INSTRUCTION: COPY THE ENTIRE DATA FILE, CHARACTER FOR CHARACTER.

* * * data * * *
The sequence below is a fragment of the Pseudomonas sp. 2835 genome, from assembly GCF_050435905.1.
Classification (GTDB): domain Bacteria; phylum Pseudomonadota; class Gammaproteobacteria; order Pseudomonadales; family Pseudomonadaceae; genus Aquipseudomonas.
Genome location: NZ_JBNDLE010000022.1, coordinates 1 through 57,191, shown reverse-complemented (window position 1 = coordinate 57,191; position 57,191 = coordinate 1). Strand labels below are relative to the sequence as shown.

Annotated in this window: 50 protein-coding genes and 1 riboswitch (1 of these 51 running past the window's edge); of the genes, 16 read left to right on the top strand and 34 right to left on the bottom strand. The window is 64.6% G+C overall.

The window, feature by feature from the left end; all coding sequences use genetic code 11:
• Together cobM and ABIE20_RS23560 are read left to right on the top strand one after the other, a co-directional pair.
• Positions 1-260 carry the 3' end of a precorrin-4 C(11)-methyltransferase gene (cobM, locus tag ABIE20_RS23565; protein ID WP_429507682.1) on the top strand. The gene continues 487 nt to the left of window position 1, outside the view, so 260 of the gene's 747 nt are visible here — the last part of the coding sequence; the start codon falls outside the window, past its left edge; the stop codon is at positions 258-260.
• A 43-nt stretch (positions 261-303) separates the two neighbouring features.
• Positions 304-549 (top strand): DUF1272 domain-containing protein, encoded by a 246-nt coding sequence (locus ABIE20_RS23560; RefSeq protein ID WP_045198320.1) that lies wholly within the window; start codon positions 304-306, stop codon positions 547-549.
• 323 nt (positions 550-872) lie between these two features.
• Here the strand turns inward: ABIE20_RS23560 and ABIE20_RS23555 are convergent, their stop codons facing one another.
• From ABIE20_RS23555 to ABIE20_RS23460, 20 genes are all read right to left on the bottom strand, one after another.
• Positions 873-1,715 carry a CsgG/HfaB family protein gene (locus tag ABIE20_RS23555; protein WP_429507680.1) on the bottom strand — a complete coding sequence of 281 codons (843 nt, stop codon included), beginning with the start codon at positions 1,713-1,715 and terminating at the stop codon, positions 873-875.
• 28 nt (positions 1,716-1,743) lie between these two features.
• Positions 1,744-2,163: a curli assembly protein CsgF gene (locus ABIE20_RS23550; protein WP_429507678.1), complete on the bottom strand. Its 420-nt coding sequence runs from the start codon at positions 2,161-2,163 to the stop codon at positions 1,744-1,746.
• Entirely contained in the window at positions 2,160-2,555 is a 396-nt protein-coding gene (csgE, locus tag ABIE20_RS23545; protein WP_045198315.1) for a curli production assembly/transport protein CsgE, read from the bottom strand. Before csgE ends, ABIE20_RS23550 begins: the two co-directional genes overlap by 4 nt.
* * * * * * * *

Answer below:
The sequence below is a fragment of the Pseudomonas sp. 2835 genome, from assembly GCF_050435905.1.
Classification (GTDB): domain Bacteria; phylum Pseudomonadota; class Gammaproteobacteria; order Pseudomonadales; family Pseudomonadaceae; genus Aquipseudomonas.
Genome location: NZ_JBNDLE010000022.1, coordinates 1 through 57,191, shown reverse-complemented (window position 1 = coordinate 57,191; position 57,191 = coordinate 1). Strand labels below are relative to the sequence as shown.

Annotated in this window: 50 protein-coding genes and 1 riboswitch (1 of these 51 running past the window's edge); of the genes, 16 read left to right on the top strand and 34 right to left on the bottom strand. The window is 64.6% G+C overall.

The window, feature by feature from the left end; all coding sequences use genetic code 11:
• Together cobM and ABIE20_RS23560 are read left to right on the top strand one after the other, a co-directional pair.
• Positions 1-260 carry the 3' end of a precorrin-4 C(11)-methyltransferase gene (cobM, locus tag ABIE20_RS23565; protein ID WP_429507682.1) on the top strand. The gene continues 487 nt to the left of window position 1, outside the view, so 260 of the gene's 747 nt are visible here — the last part of the coding sequence; the start codon falls outside the window, past its left edge; the stop codon is at positions 258-260.
• A 43-nt stretch (positions 261-303) separates the two neighbouring features.
• Positions 304-549 (top strand): DUF1272 domain-containing protein, encoded by a 246-nt coding sequence (locus ABIE20_RS23560; RefSeq protein ID WP_045198320.1) that lies wholly within the window; start codon positions 304-306, stop codon positions 547-549.
• 323 nt (positions 550-872) lie between these two features.
• Here the strand turns inward: ABIE20_RS23560 and ABIE20_RS23555 are convergent, their stop codons facing one another.
• From ABIE20_RS23555 to ABIE20_RS23460, 20 genes are all read right to left on the bottom strand, one after another.
• Positions 873-1,715 carry a CsgG/HfaB family protein gene (locus tag ABIE20_RS23555; protein WP_429507680.1) on the bottom strand — a complete coding sequence of 281 codons (843 nt, stop codon included), beginning with the start codon at positions 1,713-1,715 and terminating at the stop codon, positions 873-875.
• 28 nt (positions 1,716-1,743) lie between these two features.
• Positions 1,744-2,163: a curli assembly protein CsgF gene (locus ABIE20_RS23550; protein WP_429507678.1), complete on the bottom strand. Its 420-nt coding sequence runs from the start codon at positions 2,161-2,163 to the stop codon at positions 1,744-1,746.
• Entirely contained in the window at positions 2,160-2,555 is a 396-nt protein-coding gene (csgE, locus tag ABIE20_RS23545; protein WP_045198315.1) for a curli production assembly/transport protein CsgE, read from the bottom strand. Before csgE ends, ABIE20_RS23550 begins: the two co-directional genes overlap by 4 nt.